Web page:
If Dicken is correct, then the connection between foxy Herod and the lament over Jerusalem is clarified. Jerusalem, why have you hitched your political wagon to such a bunch of losers? If that spiritually and morally bankrupt administration is the best you can do and the most you can want, then have at it! Jesus urgently desires that God’s people would choose the better course, but for now it seems that they will not. Thus, what they get is an “empty house (dynasty)” filled with “empty suits.”
Christian churches are often in danger of betting on the wrong horse when it comes to secular authorities and administrations. It is astonishing to watch how the patriarch of the Russian Orthodox church turns theological summersaults in order to maintain a favored position within the current autocratic system of Putinocracy. These theological gymnastics have led to a fracturing of the Orthodox communion and charges of heresy and the presence of the anti-Christ being thrown from one Metropolitan to another.
Dr. Chuck Currie (@RevChuckCurrie) put it this way on a recent tweet. “The Russian Orthodox Church provides theological cover for Vladimir Putin in much the same way white evangelical Christians provide theological cover for Donald Trump. If your Christian faith leads to Putin or Trump, you aren’t following Jesus.”
You can substitute whichever autocratic nationalist you prefer and insert whichever theological tradition has been most recently prostituted. For example, Luther and Lutherans have much to repent and repair still with Jewish communities around the world for the ways in which our founder and tradition were used to underwrite and cover the Nazis (for as long as some of us were useful).
Watching this “Christian nationalism” from a distance reminds us of the ways in which the White Church in America has hitched its political wagon to White American supremacy and exceptionalism. We should all spend time with Taking America Back for God: Christian Nationalism in the United States by Andrew Whitehead and Samuel Perry. They document the ways in which White Christian nationalism has been and continues to be the ideological and political underpinning for large segments of American Christian belief and practice.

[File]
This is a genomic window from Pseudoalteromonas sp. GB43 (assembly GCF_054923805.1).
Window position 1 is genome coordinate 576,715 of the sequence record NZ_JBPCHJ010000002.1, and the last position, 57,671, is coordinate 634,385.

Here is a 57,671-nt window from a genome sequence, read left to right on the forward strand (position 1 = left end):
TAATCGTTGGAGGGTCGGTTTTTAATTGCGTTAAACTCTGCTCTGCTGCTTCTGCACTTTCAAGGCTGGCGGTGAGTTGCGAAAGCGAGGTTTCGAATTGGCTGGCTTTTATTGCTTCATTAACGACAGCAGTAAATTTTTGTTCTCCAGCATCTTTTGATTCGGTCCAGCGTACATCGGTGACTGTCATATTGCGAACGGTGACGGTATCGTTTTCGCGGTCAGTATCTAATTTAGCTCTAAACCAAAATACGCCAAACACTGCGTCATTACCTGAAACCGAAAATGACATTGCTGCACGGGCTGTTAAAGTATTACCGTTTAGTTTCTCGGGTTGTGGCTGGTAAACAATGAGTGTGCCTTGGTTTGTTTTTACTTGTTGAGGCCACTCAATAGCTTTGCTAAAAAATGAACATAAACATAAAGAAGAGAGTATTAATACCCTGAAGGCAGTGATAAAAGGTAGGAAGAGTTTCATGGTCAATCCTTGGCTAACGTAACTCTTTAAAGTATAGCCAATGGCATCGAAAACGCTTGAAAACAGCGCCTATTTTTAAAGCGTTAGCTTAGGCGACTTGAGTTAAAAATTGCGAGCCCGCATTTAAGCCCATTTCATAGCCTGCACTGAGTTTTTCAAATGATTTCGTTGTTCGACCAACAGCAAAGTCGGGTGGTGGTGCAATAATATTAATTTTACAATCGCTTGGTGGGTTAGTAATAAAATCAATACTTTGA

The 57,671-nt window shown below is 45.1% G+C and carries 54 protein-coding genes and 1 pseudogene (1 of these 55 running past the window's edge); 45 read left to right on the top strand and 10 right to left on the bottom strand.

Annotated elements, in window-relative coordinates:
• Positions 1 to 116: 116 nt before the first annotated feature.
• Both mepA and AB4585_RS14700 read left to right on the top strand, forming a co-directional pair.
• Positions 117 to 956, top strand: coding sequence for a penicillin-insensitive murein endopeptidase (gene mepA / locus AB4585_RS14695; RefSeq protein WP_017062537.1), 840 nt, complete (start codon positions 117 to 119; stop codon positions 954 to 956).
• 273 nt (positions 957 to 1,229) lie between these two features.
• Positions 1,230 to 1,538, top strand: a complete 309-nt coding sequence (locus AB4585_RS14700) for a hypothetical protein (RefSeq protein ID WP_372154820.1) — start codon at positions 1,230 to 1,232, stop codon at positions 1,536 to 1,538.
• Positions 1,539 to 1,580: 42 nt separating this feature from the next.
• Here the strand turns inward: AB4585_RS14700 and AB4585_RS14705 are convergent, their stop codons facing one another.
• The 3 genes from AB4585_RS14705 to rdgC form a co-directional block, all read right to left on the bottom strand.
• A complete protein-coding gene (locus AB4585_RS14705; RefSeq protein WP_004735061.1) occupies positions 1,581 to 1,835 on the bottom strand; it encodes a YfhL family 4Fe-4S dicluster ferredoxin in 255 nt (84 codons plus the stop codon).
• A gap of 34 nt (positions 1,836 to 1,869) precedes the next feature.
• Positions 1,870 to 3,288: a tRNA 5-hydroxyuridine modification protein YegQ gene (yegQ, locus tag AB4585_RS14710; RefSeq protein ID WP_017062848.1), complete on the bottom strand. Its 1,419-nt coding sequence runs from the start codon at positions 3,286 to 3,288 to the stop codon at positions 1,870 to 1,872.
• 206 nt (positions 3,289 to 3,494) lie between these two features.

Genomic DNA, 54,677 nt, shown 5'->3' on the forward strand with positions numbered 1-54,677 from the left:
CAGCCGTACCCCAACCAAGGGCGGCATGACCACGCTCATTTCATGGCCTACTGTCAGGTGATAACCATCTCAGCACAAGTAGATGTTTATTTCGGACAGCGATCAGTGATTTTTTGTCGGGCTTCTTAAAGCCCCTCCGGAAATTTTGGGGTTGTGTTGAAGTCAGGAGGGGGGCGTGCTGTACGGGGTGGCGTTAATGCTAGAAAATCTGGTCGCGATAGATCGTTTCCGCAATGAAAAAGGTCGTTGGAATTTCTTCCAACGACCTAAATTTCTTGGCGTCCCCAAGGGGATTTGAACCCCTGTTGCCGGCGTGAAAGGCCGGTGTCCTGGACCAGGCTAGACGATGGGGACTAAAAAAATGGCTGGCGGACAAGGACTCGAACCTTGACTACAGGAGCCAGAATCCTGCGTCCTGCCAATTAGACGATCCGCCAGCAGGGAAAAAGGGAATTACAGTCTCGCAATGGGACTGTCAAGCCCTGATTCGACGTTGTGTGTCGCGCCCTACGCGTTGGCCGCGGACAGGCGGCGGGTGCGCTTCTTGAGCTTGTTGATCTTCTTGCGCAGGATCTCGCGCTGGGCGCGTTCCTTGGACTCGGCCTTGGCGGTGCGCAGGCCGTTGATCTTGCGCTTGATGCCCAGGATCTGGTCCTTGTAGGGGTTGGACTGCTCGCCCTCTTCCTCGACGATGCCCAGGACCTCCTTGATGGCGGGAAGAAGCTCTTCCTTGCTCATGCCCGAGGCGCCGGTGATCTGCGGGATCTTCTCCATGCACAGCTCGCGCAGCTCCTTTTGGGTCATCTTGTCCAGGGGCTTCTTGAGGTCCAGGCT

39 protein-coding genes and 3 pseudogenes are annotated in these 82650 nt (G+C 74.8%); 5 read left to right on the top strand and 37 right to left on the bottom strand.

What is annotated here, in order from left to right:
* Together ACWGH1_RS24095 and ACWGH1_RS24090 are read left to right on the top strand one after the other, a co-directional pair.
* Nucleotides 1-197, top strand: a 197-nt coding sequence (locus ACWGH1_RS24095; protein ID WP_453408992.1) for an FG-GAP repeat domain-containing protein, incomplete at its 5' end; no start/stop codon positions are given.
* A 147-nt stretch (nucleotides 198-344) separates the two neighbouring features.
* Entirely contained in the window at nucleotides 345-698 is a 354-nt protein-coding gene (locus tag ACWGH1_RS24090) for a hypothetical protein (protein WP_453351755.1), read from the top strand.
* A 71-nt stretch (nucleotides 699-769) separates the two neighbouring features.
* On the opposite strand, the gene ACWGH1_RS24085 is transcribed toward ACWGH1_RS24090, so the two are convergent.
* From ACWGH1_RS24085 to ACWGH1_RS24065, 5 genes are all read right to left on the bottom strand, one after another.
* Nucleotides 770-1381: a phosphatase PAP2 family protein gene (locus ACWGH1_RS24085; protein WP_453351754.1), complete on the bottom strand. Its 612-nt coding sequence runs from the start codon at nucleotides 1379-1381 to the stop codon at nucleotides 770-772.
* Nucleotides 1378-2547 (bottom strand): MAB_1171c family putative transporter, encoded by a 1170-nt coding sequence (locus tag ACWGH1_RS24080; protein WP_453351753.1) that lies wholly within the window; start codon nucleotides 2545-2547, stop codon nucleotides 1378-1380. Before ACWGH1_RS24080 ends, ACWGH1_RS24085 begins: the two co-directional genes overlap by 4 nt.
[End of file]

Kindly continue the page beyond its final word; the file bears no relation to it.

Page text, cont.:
Robert Jones makes similar points in his excellent book, White Too Long: The Legacy of White Supremacy in American Christianity. “White Christian churches have not just been complacent; they have not only been complicit; rather,” Jones writes, “as the dominant cultural power in America, they have been responsible for constructing and sustaining a project to protect white supremacy and resist black equality. This project has framed the entire American story” (page 6).
It may be that Jesus is lamenting the commitment on the part of the Jerusalem elites to survival at any cost, even if that means getting into bed with the Herods and the Romans. Such a marriage of convenience can only ever be temporary in a universe created and ruled by the God of justice and mercy. If that is the anchoring upon which those elites choose to depend, that’s all they will be left with in the end.
I find that to be a helpful interpretive template for our text and our time. If we White Christians have anchored ourselves to White Supremacy and American exceptionalism as the place on which we will stand, that’s all we’re going to have for ourselves. If this is the case, it is no wonder that people are abandoning Christian churches as places of empty talk and hollow morality.
“The historical record of lived Christianity in America reveals that Christian theology and institutions have been the central cultural tent pole holding up the very idea of white supremacy,” writes Robert P. Jones. “And the genetic imprint of this legacy remains present and measurable in contemporary white Christianity, not only among evangelicals in the South,” Jones continues, “but also among mainline Protestants in the Midwest and Catholics in the Northeast” (page 6). And Jones has the sociological and survey data receipts to prove it.
Therefore, whoever makes up the “Jerusalem elite” in our system must carefully and relentlessly examine with whom we make our political and cultural beds. The temptation to put all our reliance on such political and cultural arrangements and accommodations will leave us theologically vacuous and morally bankrupt. When that happens, the destruction of our own temples will not be far behind.
Fortunately, the day comes when those who remain can cry out, Blessed is the One who comes in the name of the Lord!”
References and Resources
Jones, Robert P. White Too Long: The Legacy of White Supremacy in American Christianity. Simon & Schuster. Kindle Edition.
WEINERT, FRANCIS D. “Luke, the Temple and Jesus’ Saying about Jerusalem’s Abandoned House (Luke 13:34-35).” The Catholic Biblical Quarterly, vol. 44, no. 1, Catholic Biblical Association, 1982, pp. 68–76, http://www.jstor.org/stable/43716183.